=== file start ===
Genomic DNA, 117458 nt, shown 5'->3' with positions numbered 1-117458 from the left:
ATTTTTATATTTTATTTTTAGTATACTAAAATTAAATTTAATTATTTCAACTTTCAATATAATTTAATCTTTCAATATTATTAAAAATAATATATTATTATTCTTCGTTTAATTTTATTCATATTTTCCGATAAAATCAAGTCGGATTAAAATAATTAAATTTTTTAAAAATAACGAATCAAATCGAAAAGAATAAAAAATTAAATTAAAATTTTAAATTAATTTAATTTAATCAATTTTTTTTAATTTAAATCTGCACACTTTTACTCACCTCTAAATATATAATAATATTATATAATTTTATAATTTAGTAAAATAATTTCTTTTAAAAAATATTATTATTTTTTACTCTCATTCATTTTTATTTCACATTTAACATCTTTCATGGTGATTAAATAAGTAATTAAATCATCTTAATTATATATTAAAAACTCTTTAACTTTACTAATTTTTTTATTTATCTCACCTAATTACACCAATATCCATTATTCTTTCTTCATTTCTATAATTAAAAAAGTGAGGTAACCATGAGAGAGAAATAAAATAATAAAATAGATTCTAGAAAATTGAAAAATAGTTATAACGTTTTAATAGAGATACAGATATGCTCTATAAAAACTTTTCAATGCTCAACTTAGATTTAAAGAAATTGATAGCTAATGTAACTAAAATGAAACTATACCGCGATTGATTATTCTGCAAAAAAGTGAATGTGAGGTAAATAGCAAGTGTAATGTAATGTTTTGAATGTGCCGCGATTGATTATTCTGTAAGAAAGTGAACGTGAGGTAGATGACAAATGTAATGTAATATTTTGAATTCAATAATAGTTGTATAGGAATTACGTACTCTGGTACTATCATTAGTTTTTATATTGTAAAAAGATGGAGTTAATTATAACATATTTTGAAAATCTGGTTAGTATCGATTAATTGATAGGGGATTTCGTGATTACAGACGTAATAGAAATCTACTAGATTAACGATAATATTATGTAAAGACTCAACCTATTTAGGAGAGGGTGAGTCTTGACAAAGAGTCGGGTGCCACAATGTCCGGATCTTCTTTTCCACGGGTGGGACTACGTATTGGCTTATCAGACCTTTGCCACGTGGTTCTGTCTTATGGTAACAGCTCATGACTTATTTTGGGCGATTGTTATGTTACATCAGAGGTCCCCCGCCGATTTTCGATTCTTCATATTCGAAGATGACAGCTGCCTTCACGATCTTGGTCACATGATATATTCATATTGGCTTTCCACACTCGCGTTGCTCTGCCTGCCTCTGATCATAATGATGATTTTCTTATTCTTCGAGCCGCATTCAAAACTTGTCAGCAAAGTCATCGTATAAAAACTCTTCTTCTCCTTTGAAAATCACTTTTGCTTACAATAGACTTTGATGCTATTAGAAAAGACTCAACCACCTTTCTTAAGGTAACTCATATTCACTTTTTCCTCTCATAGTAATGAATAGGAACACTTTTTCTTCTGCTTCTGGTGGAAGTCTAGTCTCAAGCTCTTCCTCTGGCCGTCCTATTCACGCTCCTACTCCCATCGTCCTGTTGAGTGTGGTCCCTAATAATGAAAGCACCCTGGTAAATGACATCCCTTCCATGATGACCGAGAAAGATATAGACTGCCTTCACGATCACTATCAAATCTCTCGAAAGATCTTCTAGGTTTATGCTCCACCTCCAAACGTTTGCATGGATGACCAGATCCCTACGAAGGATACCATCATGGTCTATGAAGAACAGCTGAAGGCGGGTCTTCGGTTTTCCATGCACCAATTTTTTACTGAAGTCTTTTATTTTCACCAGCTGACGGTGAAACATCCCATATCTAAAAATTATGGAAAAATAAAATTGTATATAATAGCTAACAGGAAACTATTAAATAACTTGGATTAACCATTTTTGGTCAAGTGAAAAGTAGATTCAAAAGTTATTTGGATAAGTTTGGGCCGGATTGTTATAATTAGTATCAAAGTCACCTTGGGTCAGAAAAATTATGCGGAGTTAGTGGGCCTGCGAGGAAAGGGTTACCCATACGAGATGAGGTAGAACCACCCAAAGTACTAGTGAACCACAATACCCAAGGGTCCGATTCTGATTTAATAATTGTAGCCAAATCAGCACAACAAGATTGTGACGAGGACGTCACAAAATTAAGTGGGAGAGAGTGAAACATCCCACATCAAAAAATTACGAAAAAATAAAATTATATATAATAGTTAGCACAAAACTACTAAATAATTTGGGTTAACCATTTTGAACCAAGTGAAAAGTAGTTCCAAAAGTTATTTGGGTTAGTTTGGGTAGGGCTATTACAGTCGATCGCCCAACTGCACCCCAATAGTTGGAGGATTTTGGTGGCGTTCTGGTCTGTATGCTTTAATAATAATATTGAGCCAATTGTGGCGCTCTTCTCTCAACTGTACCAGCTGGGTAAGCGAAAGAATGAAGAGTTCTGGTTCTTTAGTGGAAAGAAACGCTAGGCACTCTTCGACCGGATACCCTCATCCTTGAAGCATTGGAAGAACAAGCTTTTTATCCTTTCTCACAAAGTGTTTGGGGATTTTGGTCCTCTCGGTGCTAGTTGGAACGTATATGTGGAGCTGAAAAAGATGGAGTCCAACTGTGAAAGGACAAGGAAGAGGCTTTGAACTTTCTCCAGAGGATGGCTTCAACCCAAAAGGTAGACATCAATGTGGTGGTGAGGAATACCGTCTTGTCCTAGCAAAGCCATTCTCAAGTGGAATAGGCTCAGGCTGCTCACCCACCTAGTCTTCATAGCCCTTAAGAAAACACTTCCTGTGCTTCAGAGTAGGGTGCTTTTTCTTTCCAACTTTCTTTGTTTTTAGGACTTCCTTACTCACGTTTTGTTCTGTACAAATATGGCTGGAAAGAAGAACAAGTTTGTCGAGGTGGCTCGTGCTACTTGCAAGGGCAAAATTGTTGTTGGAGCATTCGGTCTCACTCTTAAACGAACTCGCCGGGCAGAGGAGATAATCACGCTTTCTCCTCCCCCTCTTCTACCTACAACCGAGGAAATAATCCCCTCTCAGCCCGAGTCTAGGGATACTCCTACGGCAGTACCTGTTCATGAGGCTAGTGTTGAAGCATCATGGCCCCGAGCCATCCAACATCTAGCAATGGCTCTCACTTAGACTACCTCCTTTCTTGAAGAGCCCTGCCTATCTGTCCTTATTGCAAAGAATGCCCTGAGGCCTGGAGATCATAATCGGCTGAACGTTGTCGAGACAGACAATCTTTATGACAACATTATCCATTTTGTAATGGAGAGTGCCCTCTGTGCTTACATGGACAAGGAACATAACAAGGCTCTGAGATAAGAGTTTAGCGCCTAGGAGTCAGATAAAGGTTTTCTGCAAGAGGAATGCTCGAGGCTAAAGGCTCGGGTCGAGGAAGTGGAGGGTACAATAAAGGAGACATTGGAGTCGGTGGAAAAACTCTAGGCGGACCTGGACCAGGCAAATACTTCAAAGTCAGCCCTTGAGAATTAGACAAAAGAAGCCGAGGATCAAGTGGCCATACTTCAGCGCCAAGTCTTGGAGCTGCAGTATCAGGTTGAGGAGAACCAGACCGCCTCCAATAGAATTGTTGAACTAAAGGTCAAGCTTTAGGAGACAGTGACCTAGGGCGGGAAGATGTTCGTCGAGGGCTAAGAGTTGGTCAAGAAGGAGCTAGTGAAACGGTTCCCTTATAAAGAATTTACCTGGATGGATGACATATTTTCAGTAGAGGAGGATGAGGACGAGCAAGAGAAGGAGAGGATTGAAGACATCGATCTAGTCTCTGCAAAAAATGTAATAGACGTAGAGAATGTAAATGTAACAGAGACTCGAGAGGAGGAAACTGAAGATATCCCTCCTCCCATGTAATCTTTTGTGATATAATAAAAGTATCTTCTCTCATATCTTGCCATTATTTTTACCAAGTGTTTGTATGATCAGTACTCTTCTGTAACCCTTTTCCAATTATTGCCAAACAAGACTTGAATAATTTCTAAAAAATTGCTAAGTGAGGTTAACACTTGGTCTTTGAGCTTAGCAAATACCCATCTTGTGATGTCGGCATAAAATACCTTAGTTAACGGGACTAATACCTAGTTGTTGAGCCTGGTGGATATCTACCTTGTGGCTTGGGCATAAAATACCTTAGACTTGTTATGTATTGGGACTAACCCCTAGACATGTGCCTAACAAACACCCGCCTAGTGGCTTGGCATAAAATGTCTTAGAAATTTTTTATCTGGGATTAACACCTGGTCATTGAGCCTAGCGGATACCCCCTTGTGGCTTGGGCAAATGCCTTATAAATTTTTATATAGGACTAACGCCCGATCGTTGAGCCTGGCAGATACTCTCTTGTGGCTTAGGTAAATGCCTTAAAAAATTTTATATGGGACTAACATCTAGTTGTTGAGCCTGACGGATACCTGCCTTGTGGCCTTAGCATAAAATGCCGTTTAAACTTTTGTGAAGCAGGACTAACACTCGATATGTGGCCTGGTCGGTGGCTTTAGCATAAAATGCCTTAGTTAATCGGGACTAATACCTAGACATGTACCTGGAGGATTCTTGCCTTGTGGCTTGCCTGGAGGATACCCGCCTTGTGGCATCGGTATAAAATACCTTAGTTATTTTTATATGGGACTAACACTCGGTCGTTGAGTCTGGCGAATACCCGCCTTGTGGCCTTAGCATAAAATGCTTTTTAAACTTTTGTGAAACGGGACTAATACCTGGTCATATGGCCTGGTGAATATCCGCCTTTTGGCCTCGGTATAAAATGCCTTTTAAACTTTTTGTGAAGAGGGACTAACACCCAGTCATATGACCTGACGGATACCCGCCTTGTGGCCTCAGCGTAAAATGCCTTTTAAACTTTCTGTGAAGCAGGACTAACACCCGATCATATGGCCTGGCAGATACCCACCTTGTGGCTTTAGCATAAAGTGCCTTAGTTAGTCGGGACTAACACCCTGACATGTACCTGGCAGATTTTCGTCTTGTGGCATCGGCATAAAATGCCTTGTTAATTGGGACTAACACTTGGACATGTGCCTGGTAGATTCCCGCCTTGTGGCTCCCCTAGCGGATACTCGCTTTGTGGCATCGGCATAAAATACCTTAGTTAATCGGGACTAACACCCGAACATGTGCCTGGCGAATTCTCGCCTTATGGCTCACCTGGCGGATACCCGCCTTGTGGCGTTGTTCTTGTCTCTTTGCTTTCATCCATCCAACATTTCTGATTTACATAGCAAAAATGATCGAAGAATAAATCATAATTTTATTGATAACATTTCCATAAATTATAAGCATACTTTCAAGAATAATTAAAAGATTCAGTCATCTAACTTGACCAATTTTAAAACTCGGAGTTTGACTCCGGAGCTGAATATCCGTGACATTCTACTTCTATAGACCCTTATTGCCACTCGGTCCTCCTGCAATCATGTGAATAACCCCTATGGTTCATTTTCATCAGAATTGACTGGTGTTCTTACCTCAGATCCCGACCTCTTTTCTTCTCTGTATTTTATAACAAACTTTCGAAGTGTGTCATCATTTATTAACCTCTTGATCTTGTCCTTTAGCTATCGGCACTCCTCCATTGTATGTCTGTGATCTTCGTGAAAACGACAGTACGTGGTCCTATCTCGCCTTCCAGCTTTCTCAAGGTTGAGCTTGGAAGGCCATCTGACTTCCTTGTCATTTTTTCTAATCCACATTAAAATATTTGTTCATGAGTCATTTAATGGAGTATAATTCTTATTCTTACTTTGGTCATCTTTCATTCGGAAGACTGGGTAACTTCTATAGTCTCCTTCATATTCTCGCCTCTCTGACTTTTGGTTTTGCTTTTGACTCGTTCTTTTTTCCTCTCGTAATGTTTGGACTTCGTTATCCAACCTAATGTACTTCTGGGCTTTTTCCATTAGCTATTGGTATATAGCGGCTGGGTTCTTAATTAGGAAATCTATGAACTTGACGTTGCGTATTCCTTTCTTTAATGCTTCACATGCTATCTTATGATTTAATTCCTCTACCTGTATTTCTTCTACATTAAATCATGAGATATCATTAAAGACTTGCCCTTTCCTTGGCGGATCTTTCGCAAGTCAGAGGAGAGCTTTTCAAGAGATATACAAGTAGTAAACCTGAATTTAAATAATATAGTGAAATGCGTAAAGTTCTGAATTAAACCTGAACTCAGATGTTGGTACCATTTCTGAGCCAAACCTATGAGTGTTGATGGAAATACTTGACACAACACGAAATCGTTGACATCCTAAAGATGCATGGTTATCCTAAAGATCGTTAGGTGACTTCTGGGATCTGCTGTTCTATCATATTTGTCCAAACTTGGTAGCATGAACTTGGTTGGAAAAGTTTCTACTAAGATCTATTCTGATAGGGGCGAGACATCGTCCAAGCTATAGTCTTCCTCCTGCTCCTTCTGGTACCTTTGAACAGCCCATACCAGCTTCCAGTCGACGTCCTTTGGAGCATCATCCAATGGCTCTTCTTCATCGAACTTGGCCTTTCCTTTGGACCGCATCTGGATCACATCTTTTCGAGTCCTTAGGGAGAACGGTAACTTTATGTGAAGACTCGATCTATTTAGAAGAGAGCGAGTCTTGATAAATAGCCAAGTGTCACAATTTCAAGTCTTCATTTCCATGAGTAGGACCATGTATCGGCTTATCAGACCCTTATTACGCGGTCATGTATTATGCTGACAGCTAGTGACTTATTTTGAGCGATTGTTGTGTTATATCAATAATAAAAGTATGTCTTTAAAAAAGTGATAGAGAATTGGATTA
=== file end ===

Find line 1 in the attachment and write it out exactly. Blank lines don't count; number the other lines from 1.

Genomic DNA, 117458 nt, shown 5'->3' with positions numbered 1-117458 from the left: